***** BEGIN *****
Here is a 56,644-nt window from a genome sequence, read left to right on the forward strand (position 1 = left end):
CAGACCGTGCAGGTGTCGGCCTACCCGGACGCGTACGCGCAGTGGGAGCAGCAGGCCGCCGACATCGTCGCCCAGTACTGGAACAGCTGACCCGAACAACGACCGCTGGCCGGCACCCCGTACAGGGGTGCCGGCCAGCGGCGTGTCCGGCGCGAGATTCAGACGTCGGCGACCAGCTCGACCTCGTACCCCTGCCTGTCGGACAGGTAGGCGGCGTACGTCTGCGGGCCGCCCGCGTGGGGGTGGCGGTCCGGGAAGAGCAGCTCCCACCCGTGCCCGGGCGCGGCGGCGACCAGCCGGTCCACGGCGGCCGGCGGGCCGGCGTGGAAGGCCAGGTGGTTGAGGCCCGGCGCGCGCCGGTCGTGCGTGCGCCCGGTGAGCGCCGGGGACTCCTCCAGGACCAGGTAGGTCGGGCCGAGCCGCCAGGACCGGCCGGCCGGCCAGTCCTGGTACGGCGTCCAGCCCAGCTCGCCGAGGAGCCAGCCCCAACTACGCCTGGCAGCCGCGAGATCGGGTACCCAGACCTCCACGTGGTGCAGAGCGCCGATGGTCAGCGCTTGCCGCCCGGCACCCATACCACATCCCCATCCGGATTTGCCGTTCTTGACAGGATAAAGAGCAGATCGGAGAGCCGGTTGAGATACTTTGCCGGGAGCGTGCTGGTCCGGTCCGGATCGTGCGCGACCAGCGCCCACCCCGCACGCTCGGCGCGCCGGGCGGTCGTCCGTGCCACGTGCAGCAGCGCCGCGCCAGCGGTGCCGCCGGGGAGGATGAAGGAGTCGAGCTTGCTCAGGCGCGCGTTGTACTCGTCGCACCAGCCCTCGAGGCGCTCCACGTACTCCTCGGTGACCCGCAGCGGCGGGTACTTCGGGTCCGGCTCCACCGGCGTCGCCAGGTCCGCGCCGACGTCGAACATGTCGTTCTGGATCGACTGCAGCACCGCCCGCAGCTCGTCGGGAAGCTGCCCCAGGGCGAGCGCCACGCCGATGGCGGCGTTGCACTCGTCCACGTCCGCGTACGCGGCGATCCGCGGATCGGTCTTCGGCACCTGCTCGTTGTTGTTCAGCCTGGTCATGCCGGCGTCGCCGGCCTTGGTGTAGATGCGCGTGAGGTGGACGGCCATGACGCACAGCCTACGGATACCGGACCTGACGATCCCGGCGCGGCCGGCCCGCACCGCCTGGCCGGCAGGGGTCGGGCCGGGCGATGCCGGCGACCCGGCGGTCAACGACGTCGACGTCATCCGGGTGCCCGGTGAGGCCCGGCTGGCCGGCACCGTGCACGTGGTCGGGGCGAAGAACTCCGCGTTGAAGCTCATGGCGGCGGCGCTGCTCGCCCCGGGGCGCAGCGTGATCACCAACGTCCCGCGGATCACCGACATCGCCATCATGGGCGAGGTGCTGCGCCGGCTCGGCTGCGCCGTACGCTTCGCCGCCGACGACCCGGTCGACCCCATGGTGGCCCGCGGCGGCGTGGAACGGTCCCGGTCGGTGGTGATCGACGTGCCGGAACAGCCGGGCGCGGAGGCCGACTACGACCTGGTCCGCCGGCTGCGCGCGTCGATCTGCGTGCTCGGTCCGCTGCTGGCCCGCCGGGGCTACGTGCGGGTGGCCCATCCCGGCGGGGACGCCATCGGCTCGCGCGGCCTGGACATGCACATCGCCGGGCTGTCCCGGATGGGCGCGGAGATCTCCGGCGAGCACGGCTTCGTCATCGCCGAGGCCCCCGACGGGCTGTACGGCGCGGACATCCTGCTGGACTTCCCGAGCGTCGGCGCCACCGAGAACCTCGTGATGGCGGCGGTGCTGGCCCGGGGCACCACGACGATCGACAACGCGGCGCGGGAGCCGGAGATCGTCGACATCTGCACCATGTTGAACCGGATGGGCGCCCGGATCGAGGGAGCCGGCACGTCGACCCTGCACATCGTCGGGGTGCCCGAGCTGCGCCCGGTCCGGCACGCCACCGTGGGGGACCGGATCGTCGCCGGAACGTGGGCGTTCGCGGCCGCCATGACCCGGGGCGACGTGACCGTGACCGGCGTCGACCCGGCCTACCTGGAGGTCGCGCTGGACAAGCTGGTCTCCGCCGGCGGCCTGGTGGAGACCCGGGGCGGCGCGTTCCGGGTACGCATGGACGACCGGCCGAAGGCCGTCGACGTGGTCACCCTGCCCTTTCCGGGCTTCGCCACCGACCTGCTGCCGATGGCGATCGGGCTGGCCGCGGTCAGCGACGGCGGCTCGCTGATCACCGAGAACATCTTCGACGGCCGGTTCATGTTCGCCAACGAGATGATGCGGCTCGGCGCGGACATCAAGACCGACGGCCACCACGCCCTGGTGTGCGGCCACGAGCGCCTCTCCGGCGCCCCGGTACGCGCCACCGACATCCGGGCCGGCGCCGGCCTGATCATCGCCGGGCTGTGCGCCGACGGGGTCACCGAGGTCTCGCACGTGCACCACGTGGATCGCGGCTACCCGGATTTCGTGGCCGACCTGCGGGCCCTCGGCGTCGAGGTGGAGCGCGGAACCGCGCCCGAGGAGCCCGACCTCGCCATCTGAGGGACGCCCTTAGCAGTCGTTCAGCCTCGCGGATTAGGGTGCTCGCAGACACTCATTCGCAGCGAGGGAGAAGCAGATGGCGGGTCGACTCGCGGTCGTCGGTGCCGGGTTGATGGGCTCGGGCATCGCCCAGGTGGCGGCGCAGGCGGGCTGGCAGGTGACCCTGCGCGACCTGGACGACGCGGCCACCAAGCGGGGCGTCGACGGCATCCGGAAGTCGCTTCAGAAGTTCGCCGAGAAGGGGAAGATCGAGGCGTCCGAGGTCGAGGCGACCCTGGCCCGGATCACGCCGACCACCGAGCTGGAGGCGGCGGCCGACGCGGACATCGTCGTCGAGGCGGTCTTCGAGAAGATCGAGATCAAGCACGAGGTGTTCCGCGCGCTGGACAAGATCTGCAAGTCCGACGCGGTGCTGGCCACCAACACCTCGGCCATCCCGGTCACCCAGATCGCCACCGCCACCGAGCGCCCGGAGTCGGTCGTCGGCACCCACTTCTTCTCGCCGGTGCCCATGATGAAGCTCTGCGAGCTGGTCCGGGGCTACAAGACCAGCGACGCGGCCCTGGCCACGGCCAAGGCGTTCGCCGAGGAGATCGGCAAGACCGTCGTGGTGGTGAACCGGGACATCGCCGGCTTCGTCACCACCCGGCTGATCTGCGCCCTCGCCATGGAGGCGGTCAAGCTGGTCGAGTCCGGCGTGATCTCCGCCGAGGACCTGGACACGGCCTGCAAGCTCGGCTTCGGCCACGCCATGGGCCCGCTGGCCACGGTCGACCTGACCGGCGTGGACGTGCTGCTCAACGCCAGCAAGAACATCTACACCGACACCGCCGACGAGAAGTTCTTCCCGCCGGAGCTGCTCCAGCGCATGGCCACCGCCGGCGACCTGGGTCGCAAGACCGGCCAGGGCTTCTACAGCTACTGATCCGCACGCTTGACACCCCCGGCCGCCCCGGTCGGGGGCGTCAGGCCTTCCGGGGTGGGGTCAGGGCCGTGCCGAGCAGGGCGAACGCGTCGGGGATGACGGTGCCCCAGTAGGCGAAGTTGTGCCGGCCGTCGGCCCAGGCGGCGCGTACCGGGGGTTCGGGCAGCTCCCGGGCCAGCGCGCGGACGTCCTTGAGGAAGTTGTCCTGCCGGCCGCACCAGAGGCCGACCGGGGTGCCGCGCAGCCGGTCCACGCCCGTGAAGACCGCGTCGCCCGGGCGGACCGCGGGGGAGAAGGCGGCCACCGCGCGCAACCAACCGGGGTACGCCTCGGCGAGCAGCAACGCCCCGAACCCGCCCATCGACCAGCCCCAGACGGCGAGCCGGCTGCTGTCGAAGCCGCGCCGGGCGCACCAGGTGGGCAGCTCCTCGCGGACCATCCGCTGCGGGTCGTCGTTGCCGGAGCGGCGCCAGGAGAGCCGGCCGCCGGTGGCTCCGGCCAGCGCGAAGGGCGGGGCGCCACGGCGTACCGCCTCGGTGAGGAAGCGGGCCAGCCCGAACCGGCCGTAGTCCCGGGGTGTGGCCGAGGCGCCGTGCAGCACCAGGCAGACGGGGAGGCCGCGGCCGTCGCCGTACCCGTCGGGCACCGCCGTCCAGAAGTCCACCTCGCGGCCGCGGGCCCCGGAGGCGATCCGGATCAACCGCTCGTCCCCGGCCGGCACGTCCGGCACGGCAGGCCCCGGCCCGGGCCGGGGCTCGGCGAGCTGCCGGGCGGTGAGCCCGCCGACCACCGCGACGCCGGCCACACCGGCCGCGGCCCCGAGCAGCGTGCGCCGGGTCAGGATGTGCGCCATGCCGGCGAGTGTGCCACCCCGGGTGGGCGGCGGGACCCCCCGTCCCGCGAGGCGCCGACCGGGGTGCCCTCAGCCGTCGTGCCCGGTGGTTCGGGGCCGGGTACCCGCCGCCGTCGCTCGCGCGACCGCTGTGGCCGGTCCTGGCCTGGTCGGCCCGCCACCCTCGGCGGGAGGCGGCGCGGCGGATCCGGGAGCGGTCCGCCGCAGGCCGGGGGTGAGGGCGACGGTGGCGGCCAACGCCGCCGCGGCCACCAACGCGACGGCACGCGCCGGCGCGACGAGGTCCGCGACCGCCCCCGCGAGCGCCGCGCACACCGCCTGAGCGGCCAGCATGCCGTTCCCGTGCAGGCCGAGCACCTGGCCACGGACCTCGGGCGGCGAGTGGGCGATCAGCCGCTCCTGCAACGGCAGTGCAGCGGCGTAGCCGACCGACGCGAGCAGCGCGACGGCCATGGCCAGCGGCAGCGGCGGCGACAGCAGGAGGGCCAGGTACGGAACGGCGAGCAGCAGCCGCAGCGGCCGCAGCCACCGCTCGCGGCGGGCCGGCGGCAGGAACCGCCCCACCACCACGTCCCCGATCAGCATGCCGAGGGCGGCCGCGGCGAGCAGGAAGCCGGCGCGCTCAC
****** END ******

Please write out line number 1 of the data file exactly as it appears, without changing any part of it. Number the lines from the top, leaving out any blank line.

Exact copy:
Here is a 56,644-nt window from a genome sequence, read left to right on the forward strand (position 1 = left end):